Pentecostals have always read Acts, and particularly the account of the Pentecostal outpouring of the Holy Spirit (Acts 2), as a model for their lives. The stories of Acts are our stories. Pentecostals identify with these stories. This sense of connection with the text encourages us to allow the narrative to shape our lives, our hopes and dreams, and our imagination. We read them with expectation and eagerness: stories of the Holy Spirit’s power, enabling ordinary disciples to do extraordinary things for God.
Pentecostals have never viewed the gulf that separates their world from that of the text as large. Western theologians and scholars of the past two centuries, however, have exerted great energy wrestling with how to interpret biblical texts that speak of God’s miraculous activity. As Evangelical theologians sought to explain why we should accept the reality of the miracles recorded in the New Testament but not expect them today, Pentecostals were (at least in our eyes) witnessing Jesus perform contemporary “signs and wonders” as He established His church.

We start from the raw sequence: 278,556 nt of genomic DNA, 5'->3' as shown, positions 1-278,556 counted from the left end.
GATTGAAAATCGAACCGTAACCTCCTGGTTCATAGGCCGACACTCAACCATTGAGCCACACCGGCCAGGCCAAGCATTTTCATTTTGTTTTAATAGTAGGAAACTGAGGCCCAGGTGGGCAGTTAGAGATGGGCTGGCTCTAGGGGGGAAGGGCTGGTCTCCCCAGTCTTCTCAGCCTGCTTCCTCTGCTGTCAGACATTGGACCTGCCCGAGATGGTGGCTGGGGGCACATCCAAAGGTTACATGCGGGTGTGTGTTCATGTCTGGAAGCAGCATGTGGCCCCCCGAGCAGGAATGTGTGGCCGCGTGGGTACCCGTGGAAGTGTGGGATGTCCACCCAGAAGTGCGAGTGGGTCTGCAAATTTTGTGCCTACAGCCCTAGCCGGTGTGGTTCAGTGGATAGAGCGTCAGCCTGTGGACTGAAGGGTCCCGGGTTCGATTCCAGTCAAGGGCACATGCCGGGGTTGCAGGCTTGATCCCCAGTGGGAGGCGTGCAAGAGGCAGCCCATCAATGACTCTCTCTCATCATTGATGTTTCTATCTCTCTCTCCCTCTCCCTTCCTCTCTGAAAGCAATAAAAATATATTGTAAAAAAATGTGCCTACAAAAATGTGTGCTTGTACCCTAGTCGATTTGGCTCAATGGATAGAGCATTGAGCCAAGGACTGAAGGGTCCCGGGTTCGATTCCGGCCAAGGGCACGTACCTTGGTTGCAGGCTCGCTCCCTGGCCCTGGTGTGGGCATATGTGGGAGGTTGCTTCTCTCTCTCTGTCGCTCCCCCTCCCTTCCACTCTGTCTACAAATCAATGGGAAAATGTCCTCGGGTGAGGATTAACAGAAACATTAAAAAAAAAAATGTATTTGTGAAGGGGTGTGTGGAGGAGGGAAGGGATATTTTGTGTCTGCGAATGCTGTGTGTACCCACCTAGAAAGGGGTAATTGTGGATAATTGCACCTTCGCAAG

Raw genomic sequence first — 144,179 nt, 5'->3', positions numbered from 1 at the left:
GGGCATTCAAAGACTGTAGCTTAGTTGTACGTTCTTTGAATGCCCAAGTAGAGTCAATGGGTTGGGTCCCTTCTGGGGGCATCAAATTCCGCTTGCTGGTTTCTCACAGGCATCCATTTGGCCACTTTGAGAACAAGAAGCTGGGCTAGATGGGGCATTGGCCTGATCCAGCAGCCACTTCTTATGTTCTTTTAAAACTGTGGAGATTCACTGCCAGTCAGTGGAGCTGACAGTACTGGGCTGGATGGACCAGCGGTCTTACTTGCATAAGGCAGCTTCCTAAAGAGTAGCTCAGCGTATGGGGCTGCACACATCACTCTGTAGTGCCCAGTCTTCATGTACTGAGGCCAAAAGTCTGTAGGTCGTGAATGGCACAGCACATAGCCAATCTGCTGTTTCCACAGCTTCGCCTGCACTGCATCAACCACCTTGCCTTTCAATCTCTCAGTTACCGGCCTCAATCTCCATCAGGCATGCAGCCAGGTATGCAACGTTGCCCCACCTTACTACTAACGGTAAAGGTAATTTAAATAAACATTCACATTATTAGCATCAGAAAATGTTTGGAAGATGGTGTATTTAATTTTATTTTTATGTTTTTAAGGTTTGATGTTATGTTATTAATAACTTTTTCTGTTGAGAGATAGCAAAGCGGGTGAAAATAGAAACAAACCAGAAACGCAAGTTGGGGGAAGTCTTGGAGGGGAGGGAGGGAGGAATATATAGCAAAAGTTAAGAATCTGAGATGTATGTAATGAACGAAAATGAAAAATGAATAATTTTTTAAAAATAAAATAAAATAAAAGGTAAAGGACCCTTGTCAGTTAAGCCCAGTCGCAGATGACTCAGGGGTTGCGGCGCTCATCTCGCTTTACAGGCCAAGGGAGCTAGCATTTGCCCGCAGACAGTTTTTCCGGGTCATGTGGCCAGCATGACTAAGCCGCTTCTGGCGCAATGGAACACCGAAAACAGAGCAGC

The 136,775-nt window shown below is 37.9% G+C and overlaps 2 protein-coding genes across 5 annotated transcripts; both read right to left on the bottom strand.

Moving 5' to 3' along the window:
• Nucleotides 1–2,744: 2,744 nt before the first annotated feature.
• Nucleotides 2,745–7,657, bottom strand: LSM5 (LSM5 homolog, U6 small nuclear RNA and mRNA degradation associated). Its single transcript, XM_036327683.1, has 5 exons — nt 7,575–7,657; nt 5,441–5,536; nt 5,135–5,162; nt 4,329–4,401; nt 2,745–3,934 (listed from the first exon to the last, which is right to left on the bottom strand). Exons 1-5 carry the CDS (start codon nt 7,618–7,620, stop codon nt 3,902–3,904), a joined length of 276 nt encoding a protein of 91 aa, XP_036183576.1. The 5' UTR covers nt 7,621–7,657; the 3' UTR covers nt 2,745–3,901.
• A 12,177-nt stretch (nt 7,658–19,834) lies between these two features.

The hermeneutic of the typical Pentecostal believer is straightforward and simple: the stories in Acts serve as models for shaping lives and experiences. This simple, narrative approach to the Book of Acts is one of the great strengths of the Pentecostal movement. The simplicity of reading the text as a model for our lives, without angst about the miraculous or how it all fits into complex theological systems, clearly enables people to readily grasp the message.